[Paleopsych] Forbes: What Kills Billionaires

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What Kills Billionaires
By Vanessa Gisquet

Think trophy wives, boating accidents and feckless dependents are the
primary causes of death for billionaires? Think again. Billionaires are
killed by the same unglamorous things that kill the rest of us: diseases
such as cancer, heart attacks, kidney failure and others.

The only difference is they may live a little longer.

The average age of death for the 20 billionaires featured in the 2004
and 2005 "In Memoriam" sections of the annual Forbes Billionaires list
was 78.


We compared this number with the average male life expectancy in the
U.S., since all but one of the 20 billionaires on our list that died
were males: the billionaires lived 3.5 years longer than average
American males. The results would be even more dramatic if we took into
account average life expectancies from around the world, since the
billionaires on our list are of all different nationalities.

Go to Forbes.com to view a slideshow of what kills billionaires.

According to a 1999 study in the British Medical Journal, higher income
is, in fact, "casually associated with greater longevity." But when it
comes to living longer, billionaires may not be that much better off
than mere millionaires. "While an extra dollar of income is protective,"
the study reads, "the amount of protective effect tails off as total
income rises."

The rich not only tend to live longer, but are healthier as well.
According to the National Center for Health Statistics, 23% of people
below the poverty threshold, defined as "poor," are limited by chronic
disease, whereas only 10% of "non-poor," those with an income 200% or
greater than the poverty threshold, are.

What accounts for these gaps? Traditional theories espouse that greater
wealth means greater access to medical care. But as Forbes' Dan Seligman
points out in his June 2004 article, "Why the Rich Live Longer," if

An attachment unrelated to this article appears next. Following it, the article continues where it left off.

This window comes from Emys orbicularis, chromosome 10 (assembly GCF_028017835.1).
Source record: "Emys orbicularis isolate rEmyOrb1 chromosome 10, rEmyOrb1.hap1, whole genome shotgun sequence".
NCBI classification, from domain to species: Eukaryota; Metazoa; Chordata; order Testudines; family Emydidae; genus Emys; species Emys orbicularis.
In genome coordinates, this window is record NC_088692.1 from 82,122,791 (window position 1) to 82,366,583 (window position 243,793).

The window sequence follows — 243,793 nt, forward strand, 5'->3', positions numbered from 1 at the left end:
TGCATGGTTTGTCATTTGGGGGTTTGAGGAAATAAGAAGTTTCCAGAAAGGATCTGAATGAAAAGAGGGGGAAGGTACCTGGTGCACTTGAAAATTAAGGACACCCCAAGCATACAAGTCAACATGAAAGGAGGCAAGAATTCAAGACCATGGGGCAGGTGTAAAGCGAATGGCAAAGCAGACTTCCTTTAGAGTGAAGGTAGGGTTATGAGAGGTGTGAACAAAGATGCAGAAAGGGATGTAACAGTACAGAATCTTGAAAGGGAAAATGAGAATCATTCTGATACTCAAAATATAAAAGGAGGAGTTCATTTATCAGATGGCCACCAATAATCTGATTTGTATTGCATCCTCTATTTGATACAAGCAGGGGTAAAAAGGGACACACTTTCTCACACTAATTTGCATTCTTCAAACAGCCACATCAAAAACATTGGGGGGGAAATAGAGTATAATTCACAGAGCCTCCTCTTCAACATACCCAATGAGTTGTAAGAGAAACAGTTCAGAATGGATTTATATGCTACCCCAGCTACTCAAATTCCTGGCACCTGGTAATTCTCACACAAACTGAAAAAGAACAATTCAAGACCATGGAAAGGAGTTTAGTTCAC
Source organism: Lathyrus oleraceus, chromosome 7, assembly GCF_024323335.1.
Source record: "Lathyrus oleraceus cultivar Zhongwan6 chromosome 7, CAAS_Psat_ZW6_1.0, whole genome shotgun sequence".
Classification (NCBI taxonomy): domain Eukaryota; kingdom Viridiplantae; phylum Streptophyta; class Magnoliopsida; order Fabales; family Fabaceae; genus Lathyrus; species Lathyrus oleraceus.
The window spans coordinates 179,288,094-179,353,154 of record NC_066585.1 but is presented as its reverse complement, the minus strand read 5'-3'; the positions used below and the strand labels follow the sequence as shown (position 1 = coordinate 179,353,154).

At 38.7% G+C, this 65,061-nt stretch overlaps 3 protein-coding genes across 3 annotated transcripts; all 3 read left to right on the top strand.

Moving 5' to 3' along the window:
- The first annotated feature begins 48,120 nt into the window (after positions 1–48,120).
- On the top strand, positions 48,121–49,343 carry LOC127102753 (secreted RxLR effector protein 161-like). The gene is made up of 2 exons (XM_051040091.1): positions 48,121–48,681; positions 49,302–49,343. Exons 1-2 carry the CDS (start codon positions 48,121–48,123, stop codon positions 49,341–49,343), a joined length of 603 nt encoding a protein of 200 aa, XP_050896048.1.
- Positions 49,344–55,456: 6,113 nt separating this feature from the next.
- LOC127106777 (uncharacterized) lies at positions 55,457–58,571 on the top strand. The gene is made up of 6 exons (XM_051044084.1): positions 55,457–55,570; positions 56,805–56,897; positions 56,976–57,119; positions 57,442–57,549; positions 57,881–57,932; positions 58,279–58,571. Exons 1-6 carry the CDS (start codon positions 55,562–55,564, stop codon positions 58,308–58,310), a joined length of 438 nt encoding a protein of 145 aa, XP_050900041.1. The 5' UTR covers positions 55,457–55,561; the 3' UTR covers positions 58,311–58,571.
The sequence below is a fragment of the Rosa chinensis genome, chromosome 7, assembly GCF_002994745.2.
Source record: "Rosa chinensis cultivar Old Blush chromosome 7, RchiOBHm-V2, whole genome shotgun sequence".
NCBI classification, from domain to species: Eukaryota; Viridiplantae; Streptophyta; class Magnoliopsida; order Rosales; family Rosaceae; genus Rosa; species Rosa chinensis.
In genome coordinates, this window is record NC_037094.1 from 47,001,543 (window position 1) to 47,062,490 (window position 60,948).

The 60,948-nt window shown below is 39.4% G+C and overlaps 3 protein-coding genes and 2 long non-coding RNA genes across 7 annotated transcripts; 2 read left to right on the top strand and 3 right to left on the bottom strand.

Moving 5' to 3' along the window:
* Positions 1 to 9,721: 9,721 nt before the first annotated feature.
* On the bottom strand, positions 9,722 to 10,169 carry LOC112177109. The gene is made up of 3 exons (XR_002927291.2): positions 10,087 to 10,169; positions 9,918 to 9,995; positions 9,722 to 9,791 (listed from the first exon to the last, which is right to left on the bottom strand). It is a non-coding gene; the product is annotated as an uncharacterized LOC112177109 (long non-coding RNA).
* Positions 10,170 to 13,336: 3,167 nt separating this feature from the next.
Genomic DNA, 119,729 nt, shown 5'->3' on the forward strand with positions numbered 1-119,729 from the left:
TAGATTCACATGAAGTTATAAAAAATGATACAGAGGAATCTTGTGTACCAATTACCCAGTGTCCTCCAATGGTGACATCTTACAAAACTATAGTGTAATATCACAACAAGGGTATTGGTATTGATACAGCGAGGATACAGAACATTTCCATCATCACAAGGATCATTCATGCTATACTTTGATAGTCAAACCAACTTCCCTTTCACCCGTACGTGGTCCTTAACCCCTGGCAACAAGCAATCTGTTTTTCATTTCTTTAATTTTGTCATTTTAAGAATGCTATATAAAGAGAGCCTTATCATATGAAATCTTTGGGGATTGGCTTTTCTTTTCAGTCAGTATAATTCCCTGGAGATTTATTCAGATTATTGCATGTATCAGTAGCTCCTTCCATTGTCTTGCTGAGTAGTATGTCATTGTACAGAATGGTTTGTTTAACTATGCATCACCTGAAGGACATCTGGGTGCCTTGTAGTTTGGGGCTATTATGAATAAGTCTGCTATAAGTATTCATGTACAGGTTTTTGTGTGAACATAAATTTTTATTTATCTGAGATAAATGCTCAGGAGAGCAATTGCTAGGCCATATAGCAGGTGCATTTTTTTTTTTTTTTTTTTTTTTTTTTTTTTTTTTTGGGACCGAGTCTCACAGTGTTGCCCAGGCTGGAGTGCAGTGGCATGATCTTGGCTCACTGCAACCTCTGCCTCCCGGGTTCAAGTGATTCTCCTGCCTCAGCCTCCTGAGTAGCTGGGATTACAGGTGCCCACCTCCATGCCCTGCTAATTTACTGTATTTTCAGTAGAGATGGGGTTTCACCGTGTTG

access was the key, the health gap between the upper and lower classes
should have shrunk with the advent of America's Medicare and Medicaid,
not to mention employer-sponsored health insurance.

Some use the "inequality is a killer" theory, arguing that the health
gap between the rich and the poor exists because low social status
increases stress and anxiety, which increases susceptibility to disease.
It's not entirely clear, though, whether lower-level civil servants
suffer less anxiety than, say, chief executives and billionaires.
Struggling to pay your bills and having to answer to angry stockholders
are both stressful, each in their own way.

Some studies contend that rich live longer because of intellectual
Darwinism. "Social status," Seligman writes, "correlates strongly and
positively with IQ and other measures of intelligence, and intelligence
correlates strongly with health literacy--the ability to understand and
follow a prescription for disease prevention and treatment." This theory
is not without evidence: Seligman cites a 2003 study by psychologist Ian
Deary of the University of Edinburgh that found mortality rates to be
17% higher for each 15-point falloff in IQ.

Since most of what kills Americans today is chronic disease, health
literacy may, in fact, be a key to longevity. Understanding and
monitoring risk factors for the major conditions that predispose us to
death--heart disease, cancer, diabetes, obesity, high blood